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Co-Occurrence of Tic Disorders and Attention-Deficit/Hyperactivity Disorder—Does It Reflect a Common Neurobiological Background?

ORCID
0000-0002-2367-9197
Affiliation
Clinic for Child and Adolescent Psychiatry and Psychotherapy, University Medical Center Göttingen, 37075 Göttingen, Germany
Rothenberger, Aribert;
ORCID
0000-0002-8156-489X
Affiliation
Neurocare Group, 80331 Munich, Germany
Heinrich, Hartmut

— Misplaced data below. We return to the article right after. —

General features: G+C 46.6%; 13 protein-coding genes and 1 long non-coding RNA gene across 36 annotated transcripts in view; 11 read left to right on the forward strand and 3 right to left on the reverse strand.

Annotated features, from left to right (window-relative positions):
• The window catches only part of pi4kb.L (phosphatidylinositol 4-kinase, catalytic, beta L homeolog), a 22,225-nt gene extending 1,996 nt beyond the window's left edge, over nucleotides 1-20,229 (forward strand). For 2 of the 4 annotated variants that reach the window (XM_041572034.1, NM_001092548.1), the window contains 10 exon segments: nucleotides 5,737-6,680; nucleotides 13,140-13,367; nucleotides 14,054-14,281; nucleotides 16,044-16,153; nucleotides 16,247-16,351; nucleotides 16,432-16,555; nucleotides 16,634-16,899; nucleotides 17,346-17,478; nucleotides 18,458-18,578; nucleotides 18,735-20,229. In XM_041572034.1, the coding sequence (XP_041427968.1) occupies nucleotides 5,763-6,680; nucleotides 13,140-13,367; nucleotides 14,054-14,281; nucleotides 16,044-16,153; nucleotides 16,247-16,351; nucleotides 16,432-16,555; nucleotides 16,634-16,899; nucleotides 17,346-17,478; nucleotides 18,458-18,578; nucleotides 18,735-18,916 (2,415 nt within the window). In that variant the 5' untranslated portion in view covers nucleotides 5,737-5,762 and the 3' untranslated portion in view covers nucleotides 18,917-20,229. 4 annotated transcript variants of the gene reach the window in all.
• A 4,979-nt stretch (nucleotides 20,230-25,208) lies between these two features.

Background: The co-existence of tic disorders and attention-deficit/hyperactivity disorder (TD + ADHD) has proven to be highly important in daily clinical practice. The factor ADHD is not only associated with further comorbidities, but also has a long-term negative psychosocial effect, while the factor TD is usually less disturbing for the major part of the patients. It remains unclear how far this is related to a different neurobiological background of the associated disorders or whether TD + ADHD reflects a common one. Objective: This review provides an update on the neurobiological background of TD + ADHD in order to better understand and treat this clinical problem, while clarifying whether an additive model of TD + ADHD holds true and should be used as a basis for further clinical recommendations. Method: A comprehensive research of the literature was conducted and analyzed, including existing clinical guidelines for both TD and ADHD. Besides genetical and environmental risk factors, brain structure and functions, neurophysiological processes and neurotransmitter systems were reviewed. Results: Only a limited number of empirical studies on the neurobiological background of TD and ADHD have taken the peculiarity of co-existing TD + ADHD into consideration, and even less studies have used a 2 × 2 factorial design in order to disentangle the impact/effects of the factors of TD versus those of ADHD. Nevertheless, the assumption that TD + ADHD can best be seen as an additive model at all levels of investigation was strengthened, although some overlap of more general, disorder non-specific aspects seem to exist. Conclusion: Beyond stress-related transdiagnostic aspects, separate specific disturbances in certain neuronal circuits may lead to disorder-related symptoms inducing TD + ADHD in an additive way. Hence, within a classificatory categorical framework, the dimensional aspects of multilevel diagnostic-profiling seem to be a helpful precondition for personalized decisions on counselling and disorder-specific treatment in TD + ADHD.

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